Amy Williams:

So we've mentioned Lizzy Yarnold, double Olympic Skeleton champion. She clearly was able to do this process four years later, go back and still win another medal. Now someone like Roger Federer, you know, World, Olympic, everything champion of Tennis. Year after year after year, he is performing and getting results. How do you think he would be using this?

Charlie Unwin:

Yeah, obviously you wouldn't have seen this. He would kind of live it and breathe it. There's no doubt about that. I mean, it's interesting with, with Lizzy, because she, I think had to work far more deliberately on this second time round when she did have the title of Olympic champion and because it puts everything into that sort of spotlight. And actually one thing I remember having to work on really hard was going back to the quality of notes, for example, that she would write herself during training sessions in during track walks; because you start to just go through the process and there's nothing worse and you believe you're doing the same thing, but going through the process is not the same as being engaged with the process. And I think your example of Roger Federer, there is a really great one because he has sustained such a high level of performance, which so many people struggle to do over, over a course of a career. And especially as you're getting older and your body is not getting any younger.

He was interviewed the other day and asked, when are you going to retire? And he came with an answer; "I'll retire when I stop wanting to get better at my backhands." And I don't think he meant that literally. I think what he was trying to say was I'll retire when I stop learning. When I get up in the morning and I think I've got nothing else I can get better at, which will probably be never. There's always something you can get better at.

So I think you're right. And he's a great example to use. And I guess in terms of how we can all adopt the same qualities; obviously there's something about focusing on the processes, which I know that comes up in almost every subject in sports psychology, but it's such a fundamental. Be clear, be really deliberate about what you are trying to get better at in any one day. When you find yourself going through the process, you're just going through the motions, try to check yourself and recognize what will improve the quality of what I'm doing.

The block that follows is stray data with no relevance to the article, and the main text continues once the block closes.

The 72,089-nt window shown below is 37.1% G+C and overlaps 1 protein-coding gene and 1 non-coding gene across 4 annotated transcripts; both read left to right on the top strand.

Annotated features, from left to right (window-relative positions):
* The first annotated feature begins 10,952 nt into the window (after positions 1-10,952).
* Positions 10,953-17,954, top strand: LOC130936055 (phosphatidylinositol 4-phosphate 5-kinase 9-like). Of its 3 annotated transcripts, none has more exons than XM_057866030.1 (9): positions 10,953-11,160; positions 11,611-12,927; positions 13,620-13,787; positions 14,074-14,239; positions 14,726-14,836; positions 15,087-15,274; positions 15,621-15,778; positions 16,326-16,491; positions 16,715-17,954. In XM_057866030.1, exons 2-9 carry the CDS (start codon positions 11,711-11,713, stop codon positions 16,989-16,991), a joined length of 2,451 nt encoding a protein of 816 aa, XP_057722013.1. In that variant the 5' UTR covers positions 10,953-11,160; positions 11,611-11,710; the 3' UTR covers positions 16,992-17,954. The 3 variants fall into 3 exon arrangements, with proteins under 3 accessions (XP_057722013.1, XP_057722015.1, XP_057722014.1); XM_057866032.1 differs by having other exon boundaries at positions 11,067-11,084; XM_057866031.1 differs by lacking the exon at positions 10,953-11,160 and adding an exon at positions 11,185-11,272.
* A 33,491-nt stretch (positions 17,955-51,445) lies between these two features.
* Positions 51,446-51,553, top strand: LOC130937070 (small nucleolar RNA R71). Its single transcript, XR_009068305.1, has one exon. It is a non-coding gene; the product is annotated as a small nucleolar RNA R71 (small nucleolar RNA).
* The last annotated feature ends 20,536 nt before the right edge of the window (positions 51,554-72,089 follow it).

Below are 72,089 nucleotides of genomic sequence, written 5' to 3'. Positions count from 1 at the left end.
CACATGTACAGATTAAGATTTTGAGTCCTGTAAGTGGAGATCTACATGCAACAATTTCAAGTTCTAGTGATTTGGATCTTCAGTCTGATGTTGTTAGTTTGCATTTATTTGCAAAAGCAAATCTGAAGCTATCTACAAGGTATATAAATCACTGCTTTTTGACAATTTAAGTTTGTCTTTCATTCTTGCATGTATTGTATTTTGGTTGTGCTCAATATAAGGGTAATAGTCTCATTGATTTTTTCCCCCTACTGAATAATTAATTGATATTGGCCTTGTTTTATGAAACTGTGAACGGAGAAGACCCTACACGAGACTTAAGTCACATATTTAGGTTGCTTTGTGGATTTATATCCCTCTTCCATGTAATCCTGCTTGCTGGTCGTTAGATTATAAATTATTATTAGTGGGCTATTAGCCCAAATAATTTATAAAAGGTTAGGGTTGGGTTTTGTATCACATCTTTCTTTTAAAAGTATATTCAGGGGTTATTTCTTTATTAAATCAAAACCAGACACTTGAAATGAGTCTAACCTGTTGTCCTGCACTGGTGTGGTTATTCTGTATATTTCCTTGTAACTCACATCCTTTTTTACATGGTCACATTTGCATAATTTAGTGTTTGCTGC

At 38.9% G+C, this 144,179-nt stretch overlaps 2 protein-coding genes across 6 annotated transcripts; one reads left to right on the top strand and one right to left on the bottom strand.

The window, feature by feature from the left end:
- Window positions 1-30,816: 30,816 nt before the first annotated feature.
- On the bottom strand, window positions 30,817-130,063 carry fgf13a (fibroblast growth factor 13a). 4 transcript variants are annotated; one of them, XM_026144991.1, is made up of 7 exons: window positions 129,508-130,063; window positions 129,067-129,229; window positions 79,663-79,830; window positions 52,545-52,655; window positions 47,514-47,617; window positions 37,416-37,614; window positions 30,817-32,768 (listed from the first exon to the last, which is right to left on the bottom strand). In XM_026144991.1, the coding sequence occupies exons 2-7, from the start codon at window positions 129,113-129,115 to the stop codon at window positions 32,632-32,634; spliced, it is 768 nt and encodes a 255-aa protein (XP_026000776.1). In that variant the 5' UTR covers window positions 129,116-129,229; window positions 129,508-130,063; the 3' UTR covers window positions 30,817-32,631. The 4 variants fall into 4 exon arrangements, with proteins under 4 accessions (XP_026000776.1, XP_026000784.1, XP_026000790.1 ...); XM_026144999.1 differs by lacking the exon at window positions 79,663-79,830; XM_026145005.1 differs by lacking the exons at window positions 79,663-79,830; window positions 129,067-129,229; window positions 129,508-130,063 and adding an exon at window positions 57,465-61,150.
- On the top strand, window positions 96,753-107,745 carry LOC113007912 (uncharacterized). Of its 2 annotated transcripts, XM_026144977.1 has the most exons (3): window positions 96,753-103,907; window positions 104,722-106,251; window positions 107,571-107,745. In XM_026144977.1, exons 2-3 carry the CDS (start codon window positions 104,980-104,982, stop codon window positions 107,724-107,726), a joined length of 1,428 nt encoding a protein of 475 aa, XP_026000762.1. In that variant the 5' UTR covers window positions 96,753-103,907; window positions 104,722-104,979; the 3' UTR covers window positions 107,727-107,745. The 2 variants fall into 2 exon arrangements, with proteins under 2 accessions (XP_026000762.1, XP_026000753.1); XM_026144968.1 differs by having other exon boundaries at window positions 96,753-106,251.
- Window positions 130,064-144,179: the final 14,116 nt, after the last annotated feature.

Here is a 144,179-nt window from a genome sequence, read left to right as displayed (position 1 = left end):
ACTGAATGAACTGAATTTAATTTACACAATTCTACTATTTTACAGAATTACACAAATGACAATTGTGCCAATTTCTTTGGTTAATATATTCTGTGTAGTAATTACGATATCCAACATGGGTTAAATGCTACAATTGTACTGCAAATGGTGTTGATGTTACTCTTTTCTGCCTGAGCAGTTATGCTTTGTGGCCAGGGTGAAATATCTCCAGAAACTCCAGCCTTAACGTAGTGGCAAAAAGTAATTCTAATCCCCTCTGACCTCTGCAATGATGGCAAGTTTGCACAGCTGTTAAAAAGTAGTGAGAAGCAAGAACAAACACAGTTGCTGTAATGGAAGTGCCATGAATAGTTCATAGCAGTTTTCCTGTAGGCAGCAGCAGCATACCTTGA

It's a bit like learning a new skill. You've got to put so much effort to it. The moment you find that you're not having to apply the same effort that should ring alarm bells. So I think that's good; good tools for increasing self-awareness.

I think observing other people is probably a really good way of doing this. Skilled observation of the skills and the techniques that other people adopt rather than their accolades, their achievements. You're not seeing them as the Olympic champion. You're seeing them as the person who's really good at this and the person who's really good at that. And I think if you can just sort of shift where your mind goes with that, you can start to kind of pick out the areas of focus and attention that sort of tune you into the right things.

It feels like we mentioned writing things down every time. Because said you write things down as an athlete, it became really important to you. But I imagine it's those golden nuggets that you get in a training session - that you go back home that night, and maybe your coach has said something where you've had this epiphany. And that is probably the single most valuable thing from that day. If we don't write it down, we're going to forget it. Of course, over the course of a year, you look in your book and it's full of these golden nuggets. That is a good news Bible. That's only going to A) focus your attention and what you can do; but make you feel positive about what you do as well. So I think that's good; and just savour the quality of small moments as well. I always like to say that with athletes and you know, really, if you've done something well, take time to enjoy it. And again, I know that's a consistent theme, but it works.

Amy Williams:

It's really hard to do as well. I think that's the thing. We're not very good at patting ourselves on our backs and saying, well done, you did really well there.

Charlie Unwin:

What can help with that is if in your book on the left hand side of the page, you always write down what you want to happen. So today I'm going to focus on my push starts and I'm going to focus on driving off using this focus, mentality or feeling. I'm going to focus on taking a deep breath and relaxing onto the sled. Then on the right hand side of the page, that's what happens. That's what you write down after you've done it. So you draw a line across and say, right that's what I was trying to do. To what extent did I do that? And I call that technique left page - right page. Just get used to in your training diary, your left hand page is always defining what you want to happen in terms of process, input, not in terms of output. And then the right hand side of the page always defines exactly what happens and give yourself a bit of an analysis on that.

Amy Williams:

Great tips there from Charlie. Thank you very much for tuning in to the U Perform channel. Subscribe, hit that reminder, hit the bell. And next week we're going to be talking about mind-mapping. So how to get that blueprint of your performance. I'm just going to leave you there and you are going to have to tune on in. So we'll see you soon.


Tune in next week for Episode 8

See you then!